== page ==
This article is part of our DraftKings Fantasy Soccer series.
Tuesday's three-game slate features France as the biggest favorite, with a 2.18 implied total against Australia. They'll be without star striker Karim Benzema after he suffered an injury recurrence in training last week.
For detailed stats and odds, check out the
Olivier Giroud ($9,000) is expected to lead the line, just as he did in 2018 when he started every match for the reigning champions. Kylian Mbappe ($11,600) will have his sights set on the Golden Boot and has the best goalscoring odds on the slate at -125. In terms of cash games, the price is steep and there is opportunity cost to consider. Denmark are also in nice spot with a 1.78 implied total against Tunisia in a match that they should control.
Antoine Griezmann, FRA vs. AUS ($9,900): Griezmann will take at least half of the set pieces for France and he has the third-highest scoring odds at +140. That fact that he's $1,700 cheaper than Mbappe is a major selling point for cash games. If they were priced the same, I'd choose Mbappe, who has a similar floor and takes penalty kicks. But that's a big difference in salary and it's enough to make Griezmann the priority at forward for cash. For tournaments, Kingsley Coman ($8,700) might go overlooked and he has just as much upside as Griezmann for $1,200 cheaper.
Martin Braithwaite, DEN vs. TUN ($5,500): He's not normally a player you'd consider for cash games but Braithwaite makes sense on this slate for multiple reasons, as long as he starts. First, he's too cheap for his goalscoring odds. Denmark have a favorable matchup and all of their other attackers are priced above $8,000, making Braithwaite stand out even more. More importantly, you're going to need some salary relief in order to afford Eriksen, Mbappe and/or Griezmann and there isn't anything else in the cheap range unless you want to go all the way down to a Tunisia forward and that doesn't seem optimal.
I realize that I haven't mentioned Mexico or Poland yet. It has the lowest implied total on the slate and no forwards who are viable for cash games, in my opinion. Robert Lewandowski ($9,500) is always a fine option in tournaments but will be a bit too popular for my liking. I'd rather take a chance on someone like Hirving Lozano ($8,900), who's in the midst of his best season for Napoli and won't be popular because of the France players priced around him. Ernesto Alexis Vega ($8,500) splits corners and would be a similar option to Lozano. Of Mexico's expected front three, I'm most likely to roster Henry Martin ($6,600) considering that he's $2,000 cheaper than Lozano and Vega.
Christian Eriksen, DEN vs. TUN ($10,500): Eriksen takes most of the set pieces as well as penalty kicks for Denmark. Considering the favorable matchup against Tunisia, he probably has the highest floor on the slate, making him a lock for cash games. There isn't much else to say because it's a pretty easy decision in that format.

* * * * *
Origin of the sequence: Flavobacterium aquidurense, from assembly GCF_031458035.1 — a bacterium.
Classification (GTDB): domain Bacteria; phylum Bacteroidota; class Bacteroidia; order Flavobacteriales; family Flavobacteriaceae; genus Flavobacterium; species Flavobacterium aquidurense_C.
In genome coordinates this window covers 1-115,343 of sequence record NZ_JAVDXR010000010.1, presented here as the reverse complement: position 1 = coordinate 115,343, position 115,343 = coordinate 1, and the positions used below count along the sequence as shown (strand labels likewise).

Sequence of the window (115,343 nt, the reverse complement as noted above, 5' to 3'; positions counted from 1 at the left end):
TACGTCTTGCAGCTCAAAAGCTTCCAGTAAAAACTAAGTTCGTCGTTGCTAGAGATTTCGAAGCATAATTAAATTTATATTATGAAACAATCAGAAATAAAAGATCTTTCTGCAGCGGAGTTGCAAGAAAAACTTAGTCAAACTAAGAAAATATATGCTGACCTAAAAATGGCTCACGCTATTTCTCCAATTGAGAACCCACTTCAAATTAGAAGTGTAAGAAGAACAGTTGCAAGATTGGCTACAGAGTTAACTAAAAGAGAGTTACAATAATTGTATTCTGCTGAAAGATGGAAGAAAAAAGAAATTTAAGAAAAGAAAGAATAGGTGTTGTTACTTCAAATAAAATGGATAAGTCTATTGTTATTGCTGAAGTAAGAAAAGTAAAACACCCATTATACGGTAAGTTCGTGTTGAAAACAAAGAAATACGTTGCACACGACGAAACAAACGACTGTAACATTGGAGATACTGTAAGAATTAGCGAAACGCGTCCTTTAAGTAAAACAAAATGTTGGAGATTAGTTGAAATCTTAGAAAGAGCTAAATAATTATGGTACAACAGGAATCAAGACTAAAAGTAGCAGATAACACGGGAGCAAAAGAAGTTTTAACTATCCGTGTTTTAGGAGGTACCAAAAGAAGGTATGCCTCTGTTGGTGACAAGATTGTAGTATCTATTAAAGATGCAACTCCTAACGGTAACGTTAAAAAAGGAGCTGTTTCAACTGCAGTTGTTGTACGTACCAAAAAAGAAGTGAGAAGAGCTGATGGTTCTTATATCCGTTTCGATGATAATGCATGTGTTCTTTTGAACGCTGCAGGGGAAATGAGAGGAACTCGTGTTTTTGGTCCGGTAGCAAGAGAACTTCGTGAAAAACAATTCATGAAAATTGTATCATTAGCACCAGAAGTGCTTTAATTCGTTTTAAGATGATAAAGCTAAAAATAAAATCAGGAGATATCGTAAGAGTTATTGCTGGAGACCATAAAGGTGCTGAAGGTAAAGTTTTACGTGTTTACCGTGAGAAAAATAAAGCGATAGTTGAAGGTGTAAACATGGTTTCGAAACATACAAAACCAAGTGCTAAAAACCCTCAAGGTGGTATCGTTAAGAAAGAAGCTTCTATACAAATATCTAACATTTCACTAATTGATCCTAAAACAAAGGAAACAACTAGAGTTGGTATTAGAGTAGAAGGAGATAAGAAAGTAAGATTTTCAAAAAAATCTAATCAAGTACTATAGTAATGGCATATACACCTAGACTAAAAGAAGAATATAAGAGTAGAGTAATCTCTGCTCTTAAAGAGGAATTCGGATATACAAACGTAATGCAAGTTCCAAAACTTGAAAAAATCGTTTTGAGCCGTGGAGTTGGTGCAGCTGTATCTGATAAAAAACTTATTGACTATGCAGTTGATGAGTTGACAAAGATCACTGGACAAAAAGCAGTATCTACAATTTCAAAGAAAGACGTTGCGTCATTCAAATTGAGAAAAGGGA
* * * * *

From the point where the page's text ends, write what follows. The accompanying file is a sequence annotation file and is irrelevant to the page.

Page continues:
Piotr Zielinski, POL at MEX ($7,300): Zielinski takes most of the corner kicks for Poland. He's been in great form this season for Napoli where he plays as a central attacking midfielder. He plays in a similar role for Poland as their main creative force in the final third, which adds some goal/assist equity to his set piece floor. The matchup against Mexico isn't great but it isn't prohibitive, either. He isn't a must due to the specific nature of this slate, but he's the second-best midfield option and can fit comfortably in certain builds.
Mikkel Damsgaard, DEN vs. TUN ($5,700): Even without any set pieces, Damsgaard should still have a decent floor for his price considering everything else that he does and that Denmark are considerable favorites. They should have most of the possession and create most of the chances against a Tunisia squad that doesn't have much talent.
Looking cheaper, Wahbi Khazri ($4,000) takes some corners and penalties for Tunisia, while Aaron Mooy ($3,600) takes corners for Australia. Both have a difficult matchup and can't be expected for much but a five-point floor might be enough. Carlos Rodriguez ($3,800) is probably a better option were he to start in an attacking role for Mexico.
Matty Cash, POL vs. MEX ($4,600): This is assuming that Cash lines up on the right wing and not in a back four. Defender is clearly the weakest position on the slate. The Denmark full-backs are decent but they're expensive if in a back four. Cash is one of Poland's most valuable players and they rely on him to attack and send crosses in. I wouldn't say anyone at the position is a lock, but he's the best point-per-dollar value, in my opinion. Daniel Wass ($4,500) would probably be a slightly better option than Cash if you knew he was going to play 90 minutes. He usually doesn't but Denmark's favorable matchup makes him a decent option nonetheless.
Lucas Hernandez, FRA vs. AUS ($3,700): Hernandez is just too cheap assuming that he starts at left-back. He doesn't normally do much attacking, but he doesn't need to at that price. He could send a few crosses in for Giroud, though, and France have 51-percent clean sheet odds.
Hugo Lloris, FRA vs. AUS ($5,900): I mentioned that France have the best clean sheet odds at 51 percent, while Denmark's are close enough to where you could consider Kasper Schmeichel ($5,600). However, France's win odds are 14 percent better which makes Lloris the top option for me if I'm spending up.
Guillermo Ochoa, MEX vs. POL ($4,600): Mexico are ever so slight favorites over Poland and Ochoa is cheaper than Wojciech Szczesny ($4,800). That match has the lowest implied total and either keeper could keep a clean sheet. Take your pick if you have a lean.